All that really matters is love

Do not marginalise or pass judgement, but look at the soul, the Chief Apostle urged recently. Reality, however, is sometimes different. This is Sandra’s experience. Her problem: who she loves and how others feel about it.

Sandra’s name is not Sandra. In fact, she has a completely different name. She would have liked to have gone public here in support of others who are in a similar situation. But for her employer she travels to different countries where she could risk a prison sentence or violent attacks if it became known that she is homosexual.

Inner pressure

“Already as a child I knew that I was a little different from others,” Sandra says. How different became clear a little later. “I didn’t fall in love with boys, but rather with girls.”

But to come out of the closet with it? She heard and experienced how her peers at school made fun of homosexuality. Besides, you put yourself under a lot of pressure. “What happens if Mom and Dad can’t deal with it?” Out of fear she kept quiet. “But if I always pretend to be someone I’m not, it affects my psyche.” Sandra suffered.

The first reactions

Her worries were not unfounded. “My mother was shocked at first,” Sandra says, recalling the moment she told her. “Will I ever have grandchildren,” was one of her first comments. “I thought I would one day see you walk down the aisle …” But then, the next moment it was okay for her.

“My father couldn’t talk about it at first. It took him a little longer, also because he had been involved in the Church all his life in a very conservative context.” She is talking particularly about the district leaders here. “It affected my parents. How will we be perceived now that our daughter is different?”

“But I can’t complain,” Sandra points out. “My parents have always supported me, even if it wasn’t so easy for them at first. They first of all had to look into the subject.”

Souls in need of care

That was about 20 years ago. “At that time, homosexuality was not in the media as much as it is today,” Sandra says, although she views some of the activism critically. A lot has changed over the past ten years in the congregations and districts, she says. Back then, she says, she went through a phase when she stopped going to church regularly. “I had these inner struggles. And I am not alone in this. Many people in my situation feel the same way.”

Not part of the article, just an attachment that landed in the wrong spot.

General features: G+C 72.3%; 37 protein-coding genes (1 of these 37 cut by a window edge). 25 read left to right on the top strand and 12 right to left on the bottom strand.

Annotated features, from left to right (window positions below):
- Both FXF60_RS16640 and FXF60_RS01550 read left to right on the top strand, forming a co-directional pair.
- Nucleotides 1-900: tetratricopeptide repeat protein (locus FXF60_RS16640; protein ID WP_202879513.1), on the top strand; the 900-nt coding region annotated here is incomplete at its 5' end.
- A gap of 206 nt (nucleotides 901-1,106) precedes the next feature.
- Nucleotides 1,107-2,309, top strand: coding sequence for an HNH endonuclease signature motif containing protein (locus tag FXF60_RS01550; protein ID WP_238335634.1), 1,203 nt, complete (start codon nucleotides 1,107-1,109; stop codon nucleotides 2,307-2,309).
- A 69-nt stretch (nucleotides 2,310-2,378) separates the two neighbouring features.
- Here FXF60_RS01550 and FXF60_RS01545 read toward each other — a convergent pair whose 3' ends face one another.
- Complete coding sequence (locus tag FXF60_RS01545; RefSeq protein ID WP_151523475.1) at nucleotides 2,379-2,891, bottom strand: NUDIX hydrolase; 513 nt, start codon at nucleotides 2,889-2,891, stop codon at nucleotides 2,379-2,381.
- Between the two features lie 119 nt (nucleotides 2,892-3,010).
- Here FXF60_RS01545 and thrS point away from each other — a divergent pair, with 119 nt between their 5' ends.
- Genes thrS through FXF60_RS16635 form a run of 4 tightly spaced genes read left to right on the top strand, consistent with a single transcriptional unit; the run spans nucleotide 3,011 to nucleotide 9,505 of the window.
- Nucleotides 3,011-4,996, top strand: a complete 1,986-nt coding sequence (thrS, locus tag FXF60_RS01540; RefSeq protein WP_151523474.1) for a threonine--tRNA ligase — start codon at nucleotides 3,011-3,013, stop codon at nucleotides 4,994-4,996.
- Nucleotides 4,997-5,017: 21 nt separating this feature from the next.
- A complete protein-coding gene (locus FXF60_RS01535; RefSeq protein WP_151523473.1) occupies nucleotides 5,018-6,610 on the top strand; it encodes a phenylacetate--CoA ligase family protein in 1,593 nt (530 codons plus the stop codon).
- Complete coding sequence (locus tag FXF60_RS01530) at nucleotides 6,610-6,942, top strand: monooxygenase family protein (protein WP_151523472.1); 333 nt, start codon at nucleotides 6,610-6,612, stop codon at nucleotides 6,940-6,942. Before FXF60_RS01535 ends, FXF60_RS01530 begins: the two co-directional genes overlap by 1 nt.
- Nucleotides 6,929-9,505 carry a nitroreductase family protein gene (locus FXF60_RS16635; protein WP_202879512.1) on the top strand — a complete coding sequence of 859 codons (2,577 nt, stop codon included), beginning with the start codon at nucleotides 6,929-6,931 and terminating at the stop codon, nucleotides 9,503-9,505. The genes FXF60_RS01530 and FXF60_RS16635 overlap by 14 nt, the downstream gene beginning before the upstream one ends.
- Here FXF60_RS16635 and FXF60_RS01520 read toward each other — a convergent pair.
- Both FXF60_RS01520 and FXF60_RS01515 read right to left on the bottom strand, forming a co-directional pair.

Sandra did not find her needs reflected in the sermons. She also did not feel well taken care of in terms of pastoral care. Especially when a minister said to her: “Maybe this is just a phase, maybe it will pass.” This was probably well-meant, but it left her feeling rejected. Such advice is still being given today. She knows of a very recent example. For this reason, she feels that it would be helpful if ministers were trained to deal with such situations.

Sandra considers it problematic to try and persuade people to simply ignore their homosexuality and enter into a heterosexual partnership despite all the doubts. “This can result in a lot of suffering.” She knows of cases in other contexts where marriages fell apart and the children in particular suffered because one partner only admitted his or her preferences late in life.

Sometimes it is a balancing act

However, Sandra is also well aware that there are situations where one cannot reveal one’s homosexuality so clearly. When she is on a business trip in a country where homosexuality is an offence and punished with years in prison or execution, a ring on the finger will do to make it look like you are married or engaged.

“I know it’s not the truth,” she admits, “but in this context, the priority is to protect my life.” She can therefore certainly appreciate the Church’s balancing act between the social framework in parts of Europe and North America on the one hand, and in parts of Africa and Asia on the other.

Grateful for diversity

“Tall people love short people, fat people love skinny people, women love men, men love women, women love women, men love men,” Sandra says. “The binding force that unites us all is love.” And especially so in the future “heaven, where we will no longer be distinguished by gender, and only souls meet”.

She appeals to her brothers and sisters: “Be grateful that you have such great brothers and sisters who bring such incredible diversity to our community—even if they are a little different. Let us be kind and tolerant. Because in the end, all that really matters is love.”

Photo: deagreez -

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Katrin Löwen, Andreas Rother
International, Congregational life